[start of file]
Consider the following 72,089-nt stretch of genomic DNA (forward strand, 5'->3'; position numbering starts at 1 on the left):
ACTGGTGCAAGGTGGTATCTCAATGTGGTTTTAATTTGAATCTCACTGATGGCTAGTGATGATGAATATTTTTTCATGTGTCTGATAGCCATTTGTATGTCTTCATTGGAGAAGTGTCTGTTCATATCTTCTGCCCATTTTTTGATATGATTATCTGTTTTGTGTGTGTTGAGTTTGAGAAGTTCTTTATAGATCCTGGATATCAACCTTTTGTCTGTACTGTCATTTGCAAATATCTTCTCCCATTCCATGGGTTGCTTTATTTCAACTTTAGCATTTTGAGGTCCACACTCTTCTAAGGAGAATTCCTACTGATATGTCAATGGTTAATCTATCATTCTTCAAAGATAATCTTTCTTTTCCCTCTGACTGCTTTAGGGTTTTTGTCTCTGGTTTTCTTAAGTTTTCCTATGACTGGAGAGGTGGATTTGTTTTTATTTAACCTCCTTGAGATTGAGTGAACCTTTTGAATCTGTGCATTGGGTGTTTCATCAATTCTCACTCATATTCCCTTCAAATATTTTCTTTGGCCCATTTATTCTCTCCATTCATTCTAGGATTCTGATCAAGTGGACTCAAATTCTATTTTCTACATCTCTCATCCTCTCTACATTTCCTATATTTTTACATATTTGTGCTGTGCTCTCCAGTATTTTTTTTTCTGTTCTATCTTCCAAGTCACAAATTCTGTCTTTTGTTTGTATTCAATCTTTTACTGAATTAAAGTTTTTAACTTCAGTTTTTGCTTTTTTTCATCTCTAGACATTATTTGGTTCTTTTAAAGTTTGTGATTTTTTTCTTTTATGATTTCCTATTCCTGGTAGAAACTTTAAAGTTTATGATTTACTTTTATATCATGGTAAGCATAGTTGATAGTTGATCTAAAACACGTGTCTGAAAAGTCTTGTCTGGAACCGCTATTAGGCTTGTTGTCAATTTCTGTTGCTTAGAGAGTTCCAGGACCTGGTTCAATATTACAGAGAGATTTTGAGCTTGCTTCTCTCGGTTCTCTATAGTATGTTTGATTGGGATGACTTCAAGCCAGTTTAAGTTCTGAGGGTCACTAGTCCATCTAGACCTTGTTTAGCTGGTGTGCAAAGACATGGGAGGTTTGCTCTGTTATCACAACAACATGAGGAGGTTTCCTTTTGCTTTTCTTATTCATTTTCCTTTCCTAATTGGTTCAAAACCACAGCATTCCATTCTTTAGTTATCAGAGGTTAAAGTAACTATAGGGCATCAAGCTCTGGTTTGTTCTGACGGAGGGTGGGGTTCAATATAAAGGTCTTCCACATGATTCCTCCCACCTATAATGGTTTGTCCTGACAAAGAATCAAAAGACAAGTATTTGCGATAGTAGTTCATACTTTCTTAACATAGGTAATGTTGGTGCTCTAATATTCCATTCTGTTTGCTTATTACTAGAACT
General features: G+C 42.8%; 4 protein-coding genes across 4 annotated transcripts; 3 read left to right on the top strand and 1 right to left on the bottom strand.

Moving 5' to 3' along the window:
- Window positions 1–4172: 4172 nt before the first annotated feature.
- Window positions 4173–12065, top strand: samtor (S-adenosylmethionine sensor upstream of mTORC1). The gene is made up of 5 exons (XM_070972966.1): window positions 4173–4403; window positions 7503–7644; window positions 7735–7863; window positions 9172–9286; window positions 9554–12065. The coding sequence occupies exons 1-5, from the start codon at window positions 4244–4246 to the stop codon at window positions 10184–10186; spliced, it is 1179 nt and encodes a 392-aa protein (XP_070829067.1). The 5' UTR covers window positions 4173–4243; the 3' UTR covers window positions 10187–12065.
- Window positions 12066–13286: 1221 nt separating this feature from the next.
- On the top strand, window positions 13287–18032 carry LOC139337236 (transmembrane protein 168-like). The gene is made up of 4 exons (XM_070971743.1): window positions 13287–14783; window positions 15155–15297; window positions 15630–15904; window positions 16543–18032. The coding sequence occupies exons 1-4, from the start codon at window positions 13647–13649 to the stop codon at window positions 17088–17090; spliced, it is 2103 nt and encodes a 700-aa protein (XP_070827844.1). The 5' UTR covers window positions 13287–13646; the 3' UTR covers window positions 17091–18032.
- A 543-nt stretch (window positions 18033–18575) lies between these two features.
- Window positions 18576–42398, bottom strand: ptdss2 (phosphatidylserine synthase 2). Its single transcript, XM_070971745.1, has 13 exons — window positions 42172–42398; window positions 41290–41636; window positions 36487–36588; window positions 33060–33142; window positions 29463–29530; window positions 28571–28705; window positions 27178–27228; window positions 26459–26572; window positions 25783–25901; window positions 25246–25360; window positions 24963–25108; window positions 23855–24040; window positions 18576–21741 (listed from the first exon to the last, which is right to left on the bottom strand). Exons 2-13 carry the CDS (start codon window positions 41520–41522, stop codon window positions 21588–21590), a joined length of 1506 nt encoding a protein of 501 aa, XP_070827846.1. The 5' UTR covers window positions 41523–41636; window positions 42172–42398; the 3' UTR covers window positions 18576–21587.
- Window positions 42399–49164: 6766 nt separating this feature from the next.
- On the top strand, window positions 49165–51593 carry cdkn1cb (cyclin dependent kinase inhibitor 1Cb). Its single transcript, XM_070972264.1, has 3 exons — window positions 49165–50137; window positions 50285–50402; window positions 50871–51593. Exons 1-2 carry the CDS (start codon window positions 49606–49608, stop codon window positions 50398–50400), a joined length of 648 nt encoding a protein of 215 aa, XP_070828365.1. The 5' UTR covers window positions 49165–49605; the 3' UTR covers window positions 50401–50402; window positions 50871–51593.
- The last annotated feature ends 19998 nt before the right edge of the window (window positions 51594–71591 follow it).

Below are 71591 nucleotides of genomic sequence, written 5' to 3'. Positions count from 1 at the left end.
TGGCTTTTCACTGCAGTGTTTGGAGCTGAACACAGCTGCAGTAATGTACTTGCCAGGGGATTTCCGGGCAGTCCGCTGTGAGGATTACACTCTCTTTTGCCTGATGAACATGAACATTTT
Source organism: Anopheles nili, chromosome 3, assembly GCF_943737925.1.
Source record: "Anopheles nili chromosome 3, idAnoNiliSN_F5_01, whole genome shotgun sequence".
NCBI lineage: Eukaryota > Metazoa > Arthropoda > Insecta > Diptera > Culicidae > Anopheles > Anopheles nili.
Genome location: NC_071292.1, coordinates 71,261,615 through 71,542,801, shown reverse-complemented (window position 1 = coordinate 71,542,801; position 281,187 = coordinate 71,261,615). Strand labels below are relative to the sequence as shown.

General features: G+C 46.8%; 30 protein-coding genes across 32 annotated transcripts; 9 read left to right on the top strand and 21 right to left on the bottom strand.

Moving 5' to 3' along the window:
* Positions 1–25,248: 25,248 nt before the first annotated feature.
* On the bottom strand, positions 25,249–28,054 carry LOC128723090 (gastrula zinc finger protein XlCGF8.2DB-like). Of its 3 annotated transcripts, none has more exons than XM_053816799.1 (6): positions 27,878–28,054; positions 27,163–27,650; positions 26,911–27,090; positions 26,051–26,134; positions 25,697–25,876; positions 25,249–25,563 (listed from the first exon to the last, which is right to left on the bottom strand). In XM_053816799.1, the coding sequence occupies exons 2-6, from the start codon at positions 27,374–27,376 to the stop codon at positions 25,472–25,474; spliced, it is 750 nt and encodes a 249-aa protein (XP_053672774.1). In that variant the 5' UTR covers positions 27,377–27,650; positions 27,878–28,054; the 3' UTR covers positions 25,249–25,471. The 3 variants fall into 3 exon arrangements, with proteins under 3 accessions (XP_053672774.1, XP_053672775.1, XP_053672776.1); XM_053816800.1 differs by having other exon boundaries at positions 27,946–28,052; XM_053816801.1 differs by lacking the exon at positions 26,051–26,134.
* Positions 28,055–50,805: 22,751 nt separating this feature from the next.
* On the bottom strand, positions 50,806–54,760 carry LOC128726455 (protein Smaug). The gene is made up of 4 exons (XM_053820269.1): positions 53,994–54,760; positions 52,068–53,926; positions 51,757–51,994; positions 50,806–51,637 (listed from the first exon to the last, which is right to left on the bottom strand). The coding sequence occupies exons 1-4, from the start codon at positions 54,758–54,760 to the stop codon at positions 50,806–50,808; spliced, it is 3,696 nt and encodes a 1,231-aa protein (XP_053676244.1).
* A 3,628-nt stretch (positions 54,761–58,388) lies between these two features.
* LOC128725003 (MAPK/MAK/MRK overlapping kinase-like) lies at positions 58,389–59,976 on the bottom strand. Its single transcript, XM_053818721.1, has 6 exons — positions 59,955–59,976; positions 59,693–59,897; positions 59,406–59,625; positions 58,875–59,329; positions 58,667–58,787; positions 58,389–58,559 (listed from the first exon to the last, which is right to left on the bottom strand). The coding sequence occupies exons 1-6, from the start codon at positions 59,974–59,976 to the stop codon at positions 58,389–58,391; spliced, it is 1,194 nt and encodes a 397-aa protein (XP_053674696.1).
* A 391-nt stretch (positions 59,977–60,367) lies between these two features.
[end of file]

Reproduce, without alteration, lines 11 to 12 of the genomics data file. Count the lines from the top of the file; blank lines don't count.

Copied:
- Window positions 42399–49164: 6766 nt separating this feature from the next.
- On the top strand, window positions 49165–51593 carry cdkn1cb (cyclin dependent kinase inhibitor 1Cb). Its single transcript, XM_070972264.1, has 3 exons — window positions 49165–50137; window positions 50285–50402; window positions 50871–51593. Exons 1-2 carry the CDS (start codon window positions 49606–49608, stop codon window positions 50398–50400), a joined length of 648 nt encoding a protein of 215 aa, XP_070828365.1. The 5' UTR covers window positions 49165–49605; the 3' UTR covers window positions 50401–50402; window positions 50871–51593.